SOMETIMES when I’m stuck on a crossword, the best thing to do is put down the newspaper and step away.

Phil Parkinson has a puzzle to solve this month as he tries to keep Wanderers in touch with the survival fight.

The business he does in January will make or break the Whites’ chances of staying in the Championship. Staying within reach of 21st spot is imperative, not only to attract the best possible players but also to convince Ken Anderson his cash is not being poured down the proverbial drain.

Last weekend’s heavy defeat against Wolves cannot be allowed to fester. To use a crossword pun, they can’t be too down.

We should see what psychological damage it has done when Wanderers take on Barnsley this afternoon at the Macron but such is the prickly mood among supporters at the moment, defeat hardly bears thinking about.

It may be Parkinson has a different vantage point for the next game at Nottingham Forest, with an FA ban now hanging over his head for a second red card of the season at Wolves.

In my own opinion it was a daft decision to send the Bolton boss and Wolves’ Nuno Espirito Santo to the stands. I understand the need for managers to stay in their technical area, particularly when a flashpoint occurs on the pitch as it did when David Wheater steamrollered Jota, but it was hardly a fist-fight between the two benches.

Parkinson says he was outside the confines for 15 seconds in total. Compare and contrast with Pep Guardiola celebrating Manchester City’s winner against Southampton, or even David Unsworth’s chest-beating demonstration of passion as Everton trounced West Ham in midweek. Can you seriously pick and choose when a person is allowed beyond the line?

I don’t know the full extent of the words exchanged between the two managers, suffice it to say they were not planning dinner reservations, but ref Keith Stroud confirmed to Wanderers staff after the game that no bad language was used. So why make such a deal?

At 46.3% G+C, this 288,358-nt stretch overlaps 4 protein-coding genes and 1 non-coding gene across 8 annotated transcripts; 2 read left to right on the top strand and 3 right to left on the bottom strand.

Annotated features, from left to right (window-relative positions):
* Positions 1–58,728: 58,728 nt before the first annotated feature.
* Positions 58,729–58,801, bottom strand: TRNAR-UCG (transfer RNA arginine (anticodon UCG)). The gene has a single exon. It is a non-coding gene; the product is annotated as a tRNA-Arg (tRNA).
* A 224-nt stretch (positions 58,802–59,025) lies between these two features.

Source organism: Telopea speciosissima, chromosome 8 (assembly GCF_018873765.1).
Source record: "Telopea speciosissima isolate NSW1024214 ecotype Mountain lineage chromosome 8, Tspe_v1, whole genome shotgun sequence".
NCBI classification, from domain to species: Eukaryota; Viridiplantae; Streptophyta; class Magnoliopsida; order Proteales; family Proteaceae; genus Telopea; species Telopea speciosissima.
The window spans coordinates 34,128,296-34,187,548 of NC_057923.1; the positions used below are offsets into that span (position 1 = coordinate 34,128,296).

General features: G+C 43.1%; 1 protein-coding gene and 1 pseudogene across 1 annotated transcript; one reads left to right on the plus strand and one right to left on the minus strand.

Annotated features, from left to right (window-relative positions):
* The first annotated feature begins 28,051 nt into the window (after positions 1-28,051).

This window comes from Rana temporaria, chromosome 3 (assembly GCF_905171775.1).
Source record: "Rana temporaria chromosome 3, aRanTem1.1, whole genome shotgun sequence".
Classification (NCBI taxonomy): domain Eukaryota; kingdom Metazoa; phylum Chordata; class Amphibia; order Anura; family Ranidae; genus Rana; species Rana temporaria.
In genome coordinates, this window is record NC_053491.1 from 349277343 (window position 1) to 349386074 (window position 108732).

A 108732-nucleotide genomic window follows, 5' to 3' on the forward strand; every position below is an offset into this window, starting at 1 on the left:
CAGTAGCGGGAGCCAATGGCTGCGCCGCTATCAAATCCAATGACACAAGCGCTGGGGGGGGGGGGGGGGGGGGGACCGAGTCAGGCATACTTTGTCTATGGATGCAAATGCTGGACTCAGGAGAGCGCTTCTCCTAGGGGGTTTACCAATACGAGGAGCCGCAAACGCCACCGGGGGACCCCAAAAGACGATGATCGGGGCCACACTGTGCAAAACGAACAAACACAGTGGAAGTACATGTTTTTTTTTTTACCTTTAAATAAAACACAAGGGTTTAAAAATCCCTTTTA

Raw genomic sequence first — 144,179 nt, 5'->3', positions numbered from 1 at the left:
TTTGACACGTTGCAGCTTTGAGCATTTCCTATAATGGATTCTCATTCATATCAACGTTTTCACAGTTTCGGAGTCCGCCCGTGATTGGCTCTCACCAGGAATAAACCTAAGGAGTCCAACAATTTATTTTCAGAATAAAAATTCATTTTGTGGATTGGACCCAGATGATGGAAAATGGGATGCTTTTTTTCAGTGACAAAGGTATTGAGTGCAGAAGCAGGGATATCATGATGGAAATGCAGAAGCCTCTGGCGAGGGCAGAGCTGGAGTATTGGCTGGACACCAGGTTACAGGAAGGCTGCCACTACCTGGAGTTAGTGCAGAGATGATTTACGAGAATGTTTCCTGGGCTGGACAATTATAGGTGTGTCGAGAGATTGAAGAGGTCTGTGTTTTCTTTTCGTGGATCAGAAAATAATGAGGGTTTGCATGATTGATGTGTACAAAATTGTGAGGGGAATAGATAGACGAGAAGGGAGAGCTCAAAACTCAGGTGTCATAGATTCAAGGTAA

I think the answer lies in a young fourth official, who is only fresh on to the Football League scene. Somewhere up in the stands an assessor is watching his every move and after such a flashpoint, there is probably some prescriptive directive in the rulebook which instructs him to take action, or get marked down.

I had the great pleasure of writing with Mark Halsey in this very newspaper not so long ago, and I know from speaking to him on a regular basis just how much pressure is placed on the men in the middle to get a good mark from some stuffy box-ticker watching from above.

Parkinson plans to put his case forward but we know from past experience these things seldom get reversed by the independent disciplinary committee. Heck, it’s headline news when they actually do.

The Whites boss was already treading a tightrope after his Sheffield Wednesday dismissal. But I remember thinking at the time, hunched over a laptop in a freezing cold Molineux press box, ‘at least someone is showing a bit of fight down there.’

Will the manager’s potential absence on the touchline matter at all? Well, not according to the Bolton fans I asked on Twitter. Around 55 per cent of them said it would not make a difference if Parkinson was patrolling the touchline or sat in the stands relaying instruction. Some 32 per cent said players would notice the difference, while and optimistic 13 per cent say there won’t be a ban. I hope they are right.

More than likely the Wanderers boss will face a game or two where he is unable to stand in the technical area, and forced to take an Allardyce-esque view. Who knows? It may give him a different perspective on how his team is playing?

Some fans would argue a different approach is needed if Bolton are to avoid the drop this season. Then again, some fans just like to argue.